They flirted, danced, dated, split up, engaged in a back and forth spat which raged on, interrupted by periods of hoped for reconciliation…only to see the whole process repeated. Boxing has never and hopefully will never again see a silly saga like the Mayweather-Pacquiao negotiations…which have come to a close, praise to the heavens, with the word that boxing’s two main drivers will fight each other, on May 2, in Las Vegas.
Even non-believers, concrete atheists, found themselves thanking the Heavens when they saw the news on Mayweathers’ Shots, account where he posted a photo of the signed contract and message, “What the world has been waiting for has arrived. Mayweather vs. Pacquiao on May 2, 2015, is a done deal. I promised the fans we would get this done and we did. We will make history on May 2nd. Don’t miss it!”.
This was fifth–or was it five hundredth–round of negotiations, and this round was made that much more ludicrous and nausea inducing because of the ramp-up of social media. Yes, to say that Twitter was catnip for #boxingheads who wanted to see “Money” and Manny glove up is an understatement; Will they? Won’t they? Why don’t they?, was the question posed and re-posed ad nauseum…and finally we come to fruition.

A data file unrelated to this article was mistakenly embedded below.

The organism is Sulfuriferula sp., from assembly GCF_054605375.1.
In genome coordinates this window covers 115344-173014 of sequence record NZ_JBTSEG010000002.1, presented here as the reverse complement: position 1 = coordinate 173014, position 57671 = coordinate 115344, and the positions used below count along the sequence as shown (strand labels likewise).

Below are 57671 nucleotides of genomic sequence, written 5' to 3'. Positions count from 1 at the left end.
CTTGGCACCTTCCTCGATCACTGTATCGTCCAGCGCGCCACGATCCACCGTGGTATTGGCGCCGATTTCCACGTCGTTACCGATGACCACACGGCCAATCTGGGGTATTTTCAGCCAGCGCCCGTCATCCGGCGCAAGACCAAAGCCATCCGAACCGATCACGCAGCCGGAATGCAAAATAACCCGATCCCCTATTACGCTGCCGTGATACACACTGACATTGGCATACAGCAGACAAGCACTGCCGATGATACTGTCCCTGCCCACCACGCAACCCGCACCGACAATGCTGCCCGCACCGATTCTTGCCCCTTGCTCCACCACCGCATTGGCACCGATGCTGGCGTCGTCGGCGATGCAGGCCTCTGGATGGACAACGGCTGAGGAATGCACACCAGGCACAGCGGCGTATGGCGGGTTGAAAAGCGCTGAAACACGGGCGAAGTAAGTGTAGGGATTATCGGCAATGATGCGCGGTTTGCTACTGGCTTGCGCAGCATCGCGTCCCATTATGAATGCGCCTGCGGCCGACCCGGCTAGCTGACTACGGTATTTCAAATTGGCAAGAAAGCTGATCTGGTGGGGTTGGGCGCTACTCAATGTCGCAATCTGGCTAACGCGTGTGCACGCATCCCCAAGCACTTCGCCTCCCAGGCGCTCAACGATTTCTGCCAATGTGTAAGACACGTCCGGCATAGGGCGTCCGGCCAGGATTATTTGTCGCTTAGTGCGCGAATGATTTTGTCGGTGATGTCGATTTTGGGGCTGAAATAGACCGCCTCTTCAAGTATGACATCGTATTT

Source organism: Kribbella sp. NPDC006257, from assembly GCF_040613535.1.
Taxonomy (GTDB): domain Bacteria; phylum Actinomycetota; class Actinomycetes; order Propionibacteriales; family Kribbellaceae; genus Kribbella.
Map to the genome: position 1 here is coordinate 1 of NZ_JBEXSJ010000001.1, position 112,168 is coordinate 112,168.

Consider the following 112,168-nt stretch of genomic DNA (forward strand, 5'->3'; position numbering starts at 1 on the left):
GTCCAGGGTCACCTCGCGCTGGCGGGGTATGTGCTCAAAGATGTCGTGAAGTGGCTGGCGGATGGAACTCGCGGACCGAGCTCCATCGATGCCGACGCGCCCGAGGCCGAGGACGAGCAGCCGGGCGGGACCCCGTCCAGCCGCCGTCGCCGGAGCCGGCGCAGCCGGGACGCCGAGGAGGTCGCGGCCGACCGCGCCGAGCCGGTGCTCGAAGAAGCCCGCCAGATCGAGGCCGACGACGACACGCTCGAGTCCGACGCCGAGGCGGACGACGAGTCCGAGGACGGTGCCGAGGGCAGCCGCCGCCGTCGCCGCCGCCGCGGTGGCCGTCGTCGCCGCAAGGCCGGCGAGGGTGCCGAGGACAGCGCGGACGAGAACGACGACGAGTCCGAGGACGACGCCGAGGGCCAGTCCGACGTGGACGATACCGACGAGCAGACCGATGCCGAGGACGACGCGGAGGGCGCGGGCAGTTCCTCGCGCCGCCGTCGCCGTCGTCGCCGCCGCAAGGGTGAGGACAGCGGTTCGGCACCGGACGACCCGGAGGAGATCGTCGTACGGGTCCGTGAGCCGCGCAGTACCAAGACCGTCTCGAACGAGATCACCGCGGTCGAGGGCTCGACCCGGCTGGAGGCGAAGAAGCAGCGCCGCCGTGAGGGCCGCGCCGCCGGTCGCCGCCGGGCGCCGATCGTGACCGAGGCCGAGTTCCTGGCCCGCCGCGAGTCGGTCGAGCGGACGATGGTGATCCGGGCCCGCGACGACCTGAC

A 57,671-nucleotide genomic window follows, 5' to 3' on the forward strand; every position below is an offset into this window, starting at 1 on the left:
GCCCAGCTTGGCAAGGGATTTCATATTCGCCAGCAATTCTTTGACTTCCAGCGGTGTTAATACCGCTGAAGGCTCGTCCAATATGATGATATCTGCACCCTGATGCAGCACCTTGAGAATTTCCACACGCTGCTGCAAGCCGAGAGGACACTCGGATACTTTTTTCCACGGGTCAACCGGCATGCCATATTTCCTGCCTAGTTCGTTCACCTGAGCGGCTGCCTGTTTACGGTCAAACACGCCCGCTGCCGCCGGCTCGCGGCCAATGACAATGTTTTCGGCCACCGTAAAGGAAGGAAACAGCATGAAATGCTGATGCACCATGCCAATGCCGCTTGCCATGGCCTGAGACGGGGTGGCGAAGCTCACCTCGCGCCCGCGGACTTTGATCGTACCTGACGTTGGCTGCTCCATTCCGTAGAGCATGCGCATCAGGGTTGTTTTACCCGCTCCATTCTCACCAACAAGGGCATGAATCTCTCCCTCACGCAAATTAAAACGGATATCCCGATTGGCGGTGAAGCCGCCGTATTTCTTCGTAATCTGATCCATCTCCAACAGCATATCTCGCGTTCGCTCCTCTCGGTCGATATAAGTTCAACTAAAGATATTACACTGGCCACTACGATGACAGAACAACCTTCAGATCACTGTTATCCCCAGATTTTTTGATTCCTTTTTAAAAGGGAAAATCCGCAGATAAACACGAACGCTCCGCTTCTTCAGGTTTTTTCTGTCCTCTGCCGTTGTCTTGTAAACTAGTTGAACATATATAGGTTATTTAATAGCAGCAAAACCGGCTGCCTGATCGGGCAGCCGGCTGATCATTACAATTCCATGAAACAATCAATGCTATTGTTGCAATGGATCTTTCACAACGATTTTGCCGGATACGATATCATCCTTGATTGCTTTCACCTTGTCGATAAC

The 2015 Super Fight, pitting the man who labels himself TBE, the Best Ever, and acknowledges the power and allure of money as being central to his being, against the man who shuns such self-appraisal, and more often lauds the power of the Almighty as his driving force, will unfold at the MGM Grand, and on pay-per-view.
Some 3 million buyers could activate the signal to watch the scrap, which will be put together by Pacman’s promoter, Bob Arum and his Top Rank company, along with Mayweather Promotions. Showtime, which is paying Floyd for the fifth of their six fight deal, will produce the event, along with HBO, which televises Pacquiao’s scraps. An all-star squad from each cabler will report the event.
Many folks will say that this tussle should have been put together in 2009, or 2010, and lament that the two hitters have lost some miles off their fastballs.
Floyd, at 5-8 and a walk around weight of 153 pounds or so, turns 38 on Feb. 24, and the Congressman for Sarangani Province, who is 5-7, turns 37 in December, and has to over-eat to make the 147 pound weight class.
Others could offer their amazement that the men and their egos and the egos of their handlers and advisors and such reached common ground.
The well water got poisoned early, in Dec. 2009, when the issue of PED testing mushroomed nastily. Grinches grinned when the fight which was to unfold in March 2010 was left on the runway. More ire was conjured when Manny filed suit, for defamation, against Floyd and some of his crew, for alleging Manny cheated with chemical aids.
They re-started talks, and people were optimistic in June 2010. A month later, Team Mayweather denied that real-deal negotiations had taken place and the second shot at the Super Fight was pulseless. Mayweather showed an ugly side when he used nasty terms to describe Manny in a Ustream tirade, and the fight talk cooled.